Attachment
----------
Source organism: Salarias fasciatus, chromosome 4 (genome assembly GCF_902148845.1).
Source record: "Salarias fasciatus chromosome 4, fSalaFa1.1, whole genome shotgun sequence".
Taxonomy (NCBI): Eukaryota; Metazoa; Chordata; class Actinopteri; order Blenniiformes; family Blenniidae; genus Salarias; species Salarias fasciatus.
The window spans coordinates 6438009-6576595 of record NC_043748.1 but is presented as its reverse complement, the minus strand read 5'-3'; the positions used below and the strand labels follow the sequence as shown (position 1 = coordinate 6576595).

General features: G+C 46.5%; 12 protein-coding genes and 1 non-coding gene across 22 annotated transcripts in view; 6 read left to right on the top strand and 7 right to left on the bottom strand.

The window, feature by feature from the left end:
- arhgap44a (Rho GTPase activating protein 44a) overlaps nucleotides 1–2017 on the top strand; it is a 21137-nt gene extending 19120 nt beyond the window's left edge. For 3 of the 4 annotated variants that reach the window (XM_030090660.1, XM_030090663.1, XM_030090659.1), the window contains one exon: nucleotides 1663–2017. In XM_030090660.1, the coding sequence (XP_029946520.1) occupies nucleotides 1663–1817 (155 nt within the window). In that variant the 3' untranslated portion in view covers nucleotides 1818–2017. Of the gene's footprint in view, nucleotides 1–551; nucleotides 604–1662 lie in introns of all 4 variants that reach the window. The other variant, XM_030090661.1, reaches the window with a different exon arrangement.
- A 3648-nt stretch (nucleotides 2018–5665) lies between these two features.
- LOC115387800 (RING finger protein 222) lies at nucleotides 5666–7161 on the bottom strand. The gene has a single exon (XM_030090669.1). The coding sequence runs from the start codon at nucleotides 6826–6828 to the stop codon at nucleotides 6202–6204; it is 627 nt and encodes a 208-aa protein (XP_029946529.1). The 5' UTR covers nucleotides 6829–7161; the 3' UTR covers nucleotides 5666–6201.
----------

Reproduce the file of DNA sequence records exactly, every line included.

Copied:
Source organism: Salarias fasciatus, chromosome 4 (genome assembly GCF_902148845.1).
Source record: "Salarias fasciatus chromosome 4, fSalaFa1.1, whole genome shotgun sequence".
Taxonomy (NCBI): Eukaryota; Metazoa; Chordata; class Actinopteri; order Blenniiformes; family Blenniidae; genus Salarias; species Salarias fasciatus.
The window spans coordinates 6438009-6576595 of record NC_043748.1 but is presented as its reverse complement, the minus strand read 5'-3'; the positions used below and the strand labels follow the sequence as shown (position 1 = coordinate 6576595).

General features: G+C 46.5%; 12 protein-coding genes and 1 non-coding gene across 22 annotated transcripts in view; 6 read left to right on the top strand and 7 right to left on the bottom strand.

The window, feature by feature from the left end:
- arhgap44a (Rho GTPase activating protein 44a) overlaps nucleotides 1–2017 on the top strand; it is a 21137-nt gene extending 19120 nt beyond the window's left edge. For 3 of the 4 annotated variants that reach the window (XM_030090660.1, XM_030090663.1, XM_030090659.1), the window contains one exon: nucleotides 1663–2017. In XM_030090660.1, the coding sequence (XP_029946520.1) occupies nucleotides 1663–1817 (155 nt within the window). In that variant the 3' untranslated portion in view covers nucleotides 1818–2017. Of the gene's footprint in view, nucleotides 1–551; nucleotides 604–1662 lie in introns of all 4 variants that reach the window. The other variant, XM_030090661.1, reaches the window with a different exon arrangement.
- A 3648-nt stretch (nucleotides 2018–5665) lies between these two features.
- LOC115387800 (RING finger protein 222) lies at nucleotides 5666–7161 on the bottom strand. The gene has a single exon (XM_030090669.1). The coding sequence runs from the start codon at nucleotides 6826–6828 to the stop codon at nucleotides 6202–6204; it is 627 nt and encodes a 208-aa protein (XP_029946529.1). The 5' UTR covers nucleotides 6829–7161; the 3' UTR covers nucleotides 5666–6201.